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J. D. Cameron (John Donald), 1820-1897
A Sketch of the Tobacco Interests in North Carolina. Being an Account of the Culture, Handling and Manufacture of the Staple; Together with Some Information Respecting the Principal Farmers, Manufacturing Establishments and Warehouses; With Statistics Exhibiting the Growth of Tobacco in the Western Counties, and Also in the Other Tobacco Producing Regions of the State, as Shown by Comparison of the Crop of 1880 with Those of Preceding Years
Oxford, N.C.: W. A. Davis; Baltimore: Press of Isaac Friedenwald, 1881.

Summary

John Cameron was born in Fayetteville, North Carolina, on October 26, 1820. He graduated from the University of North Carolina in 1841 and served as a lieutenant colonel in the Confederate Army. He also studied law and obtained a law license but never practiced. Instead, he started a career in journalism, becoming editor of the Hillsboro Recorder in 1872 and of the Raleigh News two years later; he also later edited and owned the Durham Recorder. In 1874, he was elected Principal Clerk of the North Carolina House of Representatives and served in this position for six terms. He served as a UNC trustee from 1877-1891. Cameron died in Asheville on December 9, 1897.

Cameron's Sketch is a kind of celebration of tobacco, both as an agricultural staple and a manufactured item. The sketch was written during the post-Reconstruction period, which was a period of tremendous growth for tobacco manufacturing in North Carolina and which saw the industrialization of tobacco, textiles, and furniture in North Carolina. The work opens with reflections on how tobacco "throws its spell of enchantment over all mankind" (p. 6), but generally addresses the crop as a commodity. Cameron discusses tobacco cultivation issues and processes, including seed and soil quality, and tobacco marketing, specifically the tobacco grading system. He also looks at tobacco manufacturing across North Carolina and takes issue with the "branding" of North Carolina tobacco, especially for overseas markets, as Virginia tobacco. If North Carolina were to receive recognition for the quality of its tobacco, Cameron argues, the state's seaports would rise in prominence. The sketch includes information, such as start dates, assets, and owners, about many specific growers, manufacturers, and warehouses. Cameron also reviews government taxation of tobacco products, labeling it as unfair and elitist because of the particular burden it places on poor and African American farmers. This copy of the Sketch also includes over twenty pages of advertisements addressed to tobacco farmers.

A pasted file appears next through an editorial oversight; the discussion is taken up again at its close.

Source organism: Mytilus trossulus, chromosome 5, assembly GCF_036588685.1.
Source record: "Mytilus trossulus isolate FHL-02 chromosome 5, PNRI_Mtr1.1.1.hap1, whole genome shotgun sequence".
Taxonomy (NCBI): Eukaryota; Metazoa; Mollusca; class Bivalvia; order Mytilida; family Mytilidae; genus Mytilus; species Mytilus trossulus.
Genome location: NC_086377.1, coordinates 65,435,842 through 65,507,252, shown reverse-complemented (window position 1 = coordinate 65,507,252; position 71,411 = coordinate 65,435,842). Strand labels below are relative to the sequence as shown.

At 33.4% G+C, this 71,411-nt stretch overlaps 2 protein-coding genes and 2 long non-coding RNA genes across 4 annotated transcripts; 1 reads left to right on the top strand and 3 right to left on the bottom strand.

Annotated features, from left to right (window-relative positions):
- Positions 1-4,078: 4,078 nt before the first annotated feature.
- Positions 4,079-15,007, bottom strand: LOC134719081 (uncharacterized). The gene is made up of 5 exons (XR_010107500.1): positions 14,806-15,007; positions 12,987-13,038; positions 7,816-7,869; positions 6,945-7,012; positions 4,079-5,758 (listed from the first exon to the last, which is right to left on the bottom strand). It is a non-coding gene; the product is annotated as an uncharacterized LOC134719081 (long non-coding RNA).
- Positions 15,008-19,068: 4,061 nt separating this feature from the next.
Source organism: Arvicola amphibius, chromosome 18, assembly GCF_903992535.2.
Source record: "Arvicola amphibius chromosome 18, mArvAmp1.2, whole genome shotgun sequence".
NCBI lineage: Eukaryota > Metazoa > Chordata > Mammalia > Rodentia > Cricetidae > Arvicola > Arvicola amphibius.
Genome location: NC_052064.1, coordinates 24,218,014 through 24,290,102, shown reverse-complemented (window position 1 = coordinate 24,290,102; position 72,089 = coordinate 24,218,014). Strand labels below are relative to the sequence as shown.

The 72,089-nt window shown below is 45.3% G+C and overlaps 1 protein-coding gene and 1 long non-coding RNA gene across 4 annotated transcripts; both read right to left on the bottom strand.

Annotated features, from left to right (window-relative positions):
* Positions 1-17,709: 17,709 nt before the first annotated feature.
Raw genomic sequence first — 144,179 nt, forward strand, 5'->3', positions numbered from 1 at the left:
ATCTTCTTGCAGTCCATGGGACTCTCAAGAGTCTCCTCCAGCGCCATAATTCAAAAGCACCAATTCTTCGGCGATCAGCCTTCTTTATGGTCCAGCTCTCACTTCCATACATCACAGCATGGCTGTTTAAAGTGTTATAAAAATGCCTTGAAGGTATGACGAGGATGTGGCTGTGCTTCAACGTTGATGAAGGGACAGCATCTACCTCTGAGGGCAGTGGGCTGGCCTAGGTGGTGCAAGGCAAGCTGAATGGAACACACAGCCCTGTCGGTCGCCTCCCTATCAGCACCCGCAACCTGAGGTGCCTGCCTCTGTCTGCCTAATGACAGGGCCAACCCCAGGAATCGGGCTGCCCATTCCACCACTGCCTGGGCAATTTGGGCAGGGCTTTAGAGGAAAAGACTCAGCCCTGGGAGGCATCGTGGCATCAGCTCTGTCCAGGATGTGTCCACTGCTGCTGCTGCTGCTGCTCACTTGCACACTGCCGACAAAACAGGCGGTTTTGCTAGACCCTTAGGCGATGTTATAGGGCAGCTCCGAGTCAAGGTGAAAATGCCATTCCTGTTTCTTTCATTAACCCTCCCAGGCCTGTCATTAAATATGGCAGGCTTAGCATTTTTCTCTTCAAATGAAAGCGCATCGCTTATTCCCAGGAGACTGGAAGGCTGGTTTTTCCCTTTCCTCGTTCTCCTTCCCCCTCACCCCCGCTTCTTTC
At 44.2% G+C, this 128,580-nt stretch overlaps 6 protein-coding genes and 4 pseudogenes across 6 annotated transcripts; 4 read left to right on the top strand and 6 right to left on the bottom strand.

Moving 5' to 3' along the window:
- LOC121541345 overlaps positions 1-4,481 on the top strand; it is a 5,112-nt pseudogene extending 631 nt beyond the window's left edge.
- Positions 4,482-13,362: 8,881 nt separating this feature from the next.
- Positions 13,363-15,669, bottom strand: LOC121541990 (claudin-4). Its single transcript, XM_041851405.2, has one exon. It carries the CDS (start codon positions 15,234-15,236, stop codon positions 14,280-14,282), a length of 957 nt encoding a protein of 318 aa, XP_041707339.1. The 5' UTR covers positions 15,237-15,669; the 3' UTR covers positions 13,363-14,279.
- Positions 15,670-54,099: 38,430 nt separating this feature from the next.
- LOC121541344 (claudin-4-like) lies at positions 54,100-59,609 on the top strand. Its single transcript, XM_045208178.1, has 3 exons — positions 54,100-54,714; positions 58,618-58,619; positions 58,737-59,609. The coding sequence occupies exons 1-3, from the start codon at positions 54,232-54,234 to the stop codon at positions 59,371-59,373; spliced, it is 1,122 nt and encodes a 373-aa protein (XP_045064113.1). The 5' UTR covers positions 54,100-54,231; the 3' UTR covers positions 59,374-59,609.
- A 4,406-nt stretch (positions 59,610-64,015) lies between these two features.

Works Consulted: Shotwell, R.A. and Natt Atkinson. Legislative Record, Giving the Acts Passed Session Ending March, 1877: Together With Sketches of The Lives And Public Acts of The Members of Both Houses (Raleigh: Edwards, Broughton & Co., 1877);. Tomlinson, John S. Assembly Sketch Book, Volume 2 (Raleigh: Edwards, Broughton & Co., 1883); Alumni history of the University of North Carolina. 2nd edition (Durham: Printed by Christian & King Print. Co., 1924)

Michael Sistrom

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